Editor’s note: This story has been updated with additional information about the new owners of Exchange Alley Lofts.
While hundreds of new apartments are being planned for Shockoe Slip and Shockoe Bottom, one of the neighborhoods’ older residential buildings has changed hands.
The Exchange Alley Lofts at 8 S. 14th St. sold earlier this month to a group of three out-of-town real estate investment firms: North Carolina’s Harvest Properties Group, New Jersey’s Tuson Properties and South Carolina’s J&S Realty Inc. The purchase price was $2.76 million.
With 27 units in the building, the sale amounts to just over $102,000 per door.
City records show the purchasing entity is tied to Henrico-based KRS Holdings, but Harvest’s Tim Vest confirmed that it was his group that purchased the building and that KRS will manage the property.
The seller was Midlothian-based Richmond Area Housing, which bought the property in 2017 for $1.5 million. The 150-year-old building had previously been renovated using Low Income Housing Tax Credits in the mid-90s.
The Exchange Alley building was most recently assessed by the city at $3 million.
Vest said his group may not be done buying into Richmond.
“At this time, we are involved with negotiations on a number of assets in the area and are actively seeking ways to grow and expand our presence and investment in the Richmond market,” Vest said in an email.
Richmond Area Housing owner Chau Cao said he sold the building because he was able to make a $1.3 million profit on it.
Cao said after he purchased the 13,400-square-foot building four years ago he did some minor renovations, including replacing all the flooring, which allowed him to increase the rent.
“The previous renovations made for really good bones. It was just worn down,” Cao said. “We were able to increase the rent tremendously, almost double it.”
Cao said when he purchased the building the rents were in the $500 to $600 per month range, and now the minimum rent is $900. Cao said a stipulation from the tax credit renovation required him to rent to individuals with an annual income of less than about $37,000. He said his core tenants have been mostly young professionals.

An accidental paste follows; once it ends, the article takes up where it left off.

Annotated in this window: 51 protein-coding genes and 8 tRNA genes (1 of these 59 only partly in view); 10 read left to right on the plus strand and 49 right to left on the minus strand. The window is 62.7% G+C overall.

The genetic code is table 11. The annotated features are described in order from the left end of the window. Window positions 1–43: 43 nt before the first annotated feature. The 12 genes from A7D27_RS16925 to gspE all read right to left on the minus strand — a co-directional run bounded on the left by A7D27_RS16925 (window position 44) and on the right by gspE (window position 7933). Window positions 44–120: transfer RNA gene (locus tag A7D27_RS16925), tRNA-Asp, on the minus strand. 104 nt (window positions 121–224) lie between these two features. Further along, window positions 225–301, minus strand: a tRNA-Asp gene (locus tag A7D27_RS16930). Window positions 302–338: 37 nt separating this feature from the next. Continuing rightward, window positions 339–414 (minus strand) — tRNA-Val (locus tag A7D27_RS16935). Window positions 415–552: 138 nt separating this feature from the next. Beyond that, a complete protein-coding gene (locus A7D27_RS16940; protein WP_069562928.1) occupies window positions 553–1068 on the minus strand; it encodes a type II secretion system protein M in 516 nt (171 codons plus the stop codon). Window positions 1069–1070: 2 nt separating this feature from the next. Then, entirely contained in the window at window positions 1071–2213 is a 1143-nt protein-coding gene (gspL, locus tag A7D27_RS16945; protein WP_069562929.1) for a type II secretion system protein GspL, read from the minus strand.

“I had to find a good niche. What I ended up doing was renting to individuals that just graduated,” Cao said. “These folks that were renting were professionals but they were just starting out and they didn’t make a lot of money.”
At the time of the sale, Cao said the building only had one vacant apartment.
Cao said his portfolio is comprised of 173 units totaling about $15 million in value. He said he’s going to look to reinvest his profits from the Exchange Alley sale soon.
“I have the money in the 1031 exchange, so I’m going to buy something shortly,” Cao said. “I’m looking in Richmond and within a two-hour radius.”
Just to the south is the LaDiff building at 117-125 S. 14th St. The furniture retailer’s building is under contract to be sold to an undisclosed buyer. However, that building, too, may be redeveloped into multifamily housing.
In the spring, a zoning letter was filed with the city, seeking to confirm that the LaDiff’s building’s zoning allows commercial and multifamily uses. The city approved the letter’s proposed uses.
At least two new-construction apartment projects are also being planned for the Shockoe area.
A 12-story apartment tower from Louis Salomonsky is being planned next to the former Weiman’s Bakery property at 127 N. 17th St., and over at 1801 E. Main St., a Northern Virginia developer is in the planning stages for a mixed-use building, the size and scope of which have not been finalized.